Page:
It was a weird day for the Dallas Stars.
The team got to morning skate at the American Airlines Center only to see general manager Jim Nill and other members of the front office staff in attendance, an oddity for that early in the morning.
After a team meeting was called, they knew why: head coach Jim Montgomery was relieved of his head coaching duties, effective immediately, due to “unprofessional conduct”. The air around the team was basically that of shock and confusion, as the team did not release many details about the decision — either to the media or to the players themselves.
But hockey can be a sort of escape during trials and tribulations, a place where the rules don’t change much and it’s the same game that they’ve played for years and years. “Been an odd day”, Joe Pavelski said after the game. “Not an easy one. At the end of the day, the talk was we know how to play hockey. We got to show up, we need a big effort. [We] showed up with that workman-like attitude and established our game early.”
All players made available to the media after the game mentioned that Montgomery had set a good foundation for this group, giving them an identity to play too. The game looked a lot like other Stars games before this morning, and it’s a system the players have had success in.
It’ll be interesting to see if that continues after the dust settles from the news this morning.
Dallas came out looking to play to their identity, and they more than imposed their will on the game. They obliterated any structure or pace New Jersey was looking to have from the drop of the puck.
The Stars spent much of the first two minutes with the puck on their stick and in the offensive zone. They were rewarded when Radek Faksa, who had plenty of time behind the net of Mackenzie Blackwood, came out to the left of the goaltender and whipped a wraparound attempt on net. Blackwood was not expecting it, trying to move over to cover his post and flashing a wide five hole for Faksa to shoot at. He banked it right through and put Dallas up 1-0 just 1:42 into the game.
Although it would take Dallas 10 minutes to score again, the Stars spent most of it pumping rubber at the Devils netminder.
The second goal was another finale off an extended shift in the offensive zone. This one was extended by Roman Polak, who kept the line at the blue line that a tired Devils squad had tried to clear out. Joe Pavelski, who entered the night with a four game goal streak and a six game point streak versus the Devils, extended that by scoring a rebound after the Stars created some traffic in front of Blackwood.
Throughout most of the first period, it would have been hard to guess that P.K. Subban and Jamie Benn were playing each other. The two are generally quite chippy with one another, but that didn’t come out much in the first 20 minutes of this game. Benn, who looked quite spry tonight and had a few very good shifts of puck possession in the game, drew the Stars’ first power play of the night when Kyle Palmieri slashed him.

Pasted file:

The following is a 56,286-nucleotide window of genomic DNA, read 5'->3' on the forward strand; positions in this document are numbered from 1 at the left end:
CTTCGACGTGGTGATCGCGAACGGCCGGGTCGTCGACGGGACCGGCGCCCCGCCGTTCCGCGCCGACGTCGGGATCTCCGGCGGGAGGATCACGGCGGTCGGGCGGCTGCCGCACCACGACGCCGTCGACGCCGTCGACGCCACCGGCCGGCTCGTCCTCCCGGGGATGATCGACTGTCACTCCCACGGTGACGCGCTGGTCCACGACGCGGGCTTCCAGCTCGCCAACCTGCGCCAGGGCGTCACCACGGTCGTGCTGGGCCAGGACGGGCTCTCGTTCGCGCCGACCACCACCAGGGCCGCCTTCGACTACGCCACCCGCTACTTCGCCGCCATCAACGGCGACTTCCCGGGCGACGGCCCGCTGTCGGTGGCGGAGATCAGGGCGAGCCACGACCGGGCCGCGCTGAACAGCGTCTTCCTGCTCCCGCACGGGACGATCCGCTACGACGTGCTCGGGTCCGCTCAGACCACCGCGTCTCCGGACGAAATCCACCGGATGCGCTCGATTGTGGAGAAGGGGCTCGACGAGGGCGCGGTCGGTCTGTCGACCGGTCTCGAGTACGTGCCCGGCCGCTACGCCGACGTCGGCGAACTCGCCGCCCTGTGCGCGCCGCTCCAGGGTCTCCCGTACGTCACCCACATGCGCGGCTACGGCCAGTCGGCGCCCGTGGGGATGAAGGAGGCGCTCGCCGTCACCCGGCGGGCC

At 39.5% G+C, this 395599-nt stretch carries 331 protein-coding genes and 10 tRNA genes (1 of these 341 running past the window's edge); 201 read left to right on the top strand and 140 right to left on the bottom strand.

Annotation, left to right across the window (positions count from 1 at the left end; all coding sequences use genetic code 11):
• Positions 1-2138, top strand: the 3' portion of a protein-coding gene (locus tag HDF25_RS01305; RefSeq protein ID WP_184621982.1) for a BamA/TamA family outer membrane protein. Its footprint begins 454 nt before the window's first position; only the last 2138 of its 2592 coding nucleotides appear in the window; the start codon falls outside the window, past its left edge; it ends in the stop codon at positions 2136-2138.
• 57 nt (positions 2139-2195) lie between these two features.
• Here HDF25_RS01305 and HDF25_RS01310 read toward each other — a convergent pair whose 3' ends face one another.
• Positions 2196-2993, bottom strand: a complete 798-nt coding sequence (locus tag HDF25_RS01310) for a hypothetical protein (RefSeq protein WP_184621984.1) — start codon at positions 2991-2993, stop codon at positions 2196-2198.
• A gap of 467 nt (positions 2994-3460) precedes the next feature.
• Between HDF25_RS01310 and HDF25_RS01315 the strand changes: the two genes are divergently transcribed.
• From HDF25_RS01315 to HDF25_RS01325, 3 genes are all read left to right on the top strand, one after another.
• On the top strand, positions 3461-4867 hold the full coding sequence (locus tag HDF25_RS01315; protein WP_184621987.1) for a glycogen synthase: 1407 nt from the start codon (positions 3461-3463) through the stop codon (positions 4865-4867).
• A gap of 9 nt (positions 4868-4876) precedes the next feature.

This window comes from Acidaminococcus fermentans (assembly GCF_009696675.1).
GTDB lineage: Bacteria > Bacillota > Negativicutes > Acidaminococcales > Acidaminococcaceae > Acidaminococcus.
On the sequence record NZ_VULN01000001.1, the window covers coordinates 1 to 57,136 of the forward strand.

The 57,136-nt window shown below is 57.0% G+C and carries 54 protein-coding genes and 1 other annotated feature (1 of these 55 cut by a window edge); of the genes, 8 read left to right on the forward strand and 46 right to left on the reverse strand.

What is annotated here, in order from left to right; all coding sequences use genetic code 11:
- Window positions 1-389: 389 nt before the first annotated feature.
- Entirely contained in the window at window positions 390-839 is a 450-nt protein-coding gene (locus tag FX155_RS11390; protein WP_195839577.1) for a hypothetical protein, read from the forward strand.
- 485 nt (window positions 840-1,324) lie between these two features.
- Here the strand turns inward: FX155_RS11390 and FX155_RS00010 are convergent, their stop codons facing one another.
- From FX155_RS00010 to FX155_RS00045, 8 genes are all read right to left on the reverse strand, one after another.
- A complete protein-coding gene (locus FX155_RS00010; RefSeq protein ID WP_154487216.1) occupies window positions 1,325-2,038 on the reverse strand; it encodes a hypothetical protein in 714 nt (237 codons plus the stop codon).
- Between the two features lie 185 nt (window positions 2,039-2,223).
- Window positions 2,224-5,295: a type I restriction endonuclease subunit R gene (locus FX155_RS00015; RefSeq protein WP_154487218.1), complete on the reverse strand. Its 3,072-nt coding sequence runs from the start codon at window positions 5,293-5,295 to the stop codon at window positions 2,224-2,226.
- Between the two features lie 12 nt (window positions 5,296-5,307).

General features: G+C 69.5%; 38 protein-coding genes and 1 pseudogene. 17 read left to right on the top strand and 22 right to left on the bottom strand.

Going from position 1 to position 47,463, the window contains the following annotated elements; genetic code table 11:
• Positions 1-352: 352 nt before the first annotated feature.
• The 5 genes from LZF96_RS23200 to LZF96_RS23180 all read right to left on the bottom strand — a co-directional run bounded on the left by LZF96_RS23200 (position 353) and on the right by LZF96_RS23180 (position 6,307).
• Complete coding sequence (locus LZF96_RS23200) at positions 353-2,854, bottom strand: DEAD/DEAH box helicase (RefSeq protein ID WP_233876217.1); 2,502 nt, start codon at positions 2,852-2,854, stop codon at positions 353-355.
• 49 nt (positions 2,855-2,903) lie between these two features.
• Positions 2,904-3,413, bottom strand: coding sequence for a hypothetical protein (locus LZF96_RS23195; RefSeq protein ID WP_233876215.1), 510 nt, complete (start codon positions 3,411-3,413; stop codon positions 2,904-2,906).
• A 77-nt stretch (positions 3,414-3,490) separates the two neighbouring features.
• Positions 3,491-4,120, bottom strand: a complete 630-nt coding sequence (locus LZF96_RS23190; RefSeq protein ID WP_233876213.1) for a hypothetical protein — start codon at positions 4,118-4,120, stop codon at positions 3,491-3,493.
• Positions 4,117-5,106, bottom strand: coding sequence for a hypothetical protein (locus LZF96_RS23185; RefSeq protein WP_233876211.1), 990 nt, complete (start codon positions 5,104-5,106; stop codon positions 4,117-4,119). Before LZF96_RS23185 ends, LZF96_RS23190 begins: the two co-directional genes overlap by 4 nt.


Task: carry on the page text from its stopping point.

On the ensuing power play, Roope Hintz came close to extending the goal lead to three, but the puck grazed across the cross bar and out the other side. That ended up being the story of the power play tonight: close but no cigar.
There wasn’t much to write home about for the Devils in the second period, as the Stars continued to own the possession portion of the metrics. Although Dallas did not score in the middle frame, they had the most dangerous looks.
Blackwood deserves some credit for keeping the Devils in this one and keeping Dallas to just two goals on the scoreboard. He had several incredible saves on Stars shots, especially in the second period as Dallas continued to push to extend the lead.
The Stars did take their first penalty of the game late in the period, with Benn finally goaded by Subban into an unnecessary offensive zone penalty with a slash to the back of Subban’s leg near the blue line. The Devils didn’t get much going with that power play, with Dallas limiting them to a single shot on goal, and that not even a very dangerous one.
The Benn-Subban rivalry ramped up a little bit more in the third period, with Subban punching Benn while he was down on the ice after the two had wrestled their way there. Subban took a roughing penalty for that one. Dallas wasn’t able to convert on the ensuing power play, though.
Not 10 seconds after Subban exited the box, he took a charging penalty as he appeared to line up Miro Heiskanen for a big hit. Dallas didn’t convert on that power play, either. All of a sudden, the power play that had appeared to be heating up finally had gone ice cold, and gave Dallas several missed opportunities to put the game away.
The penalties kept coming the rest of the period, with both teams sending guys to the box. Special teams for Dallas continued to be an icy hot tale, with the power play providing the icy and the penalty kill providing the hot.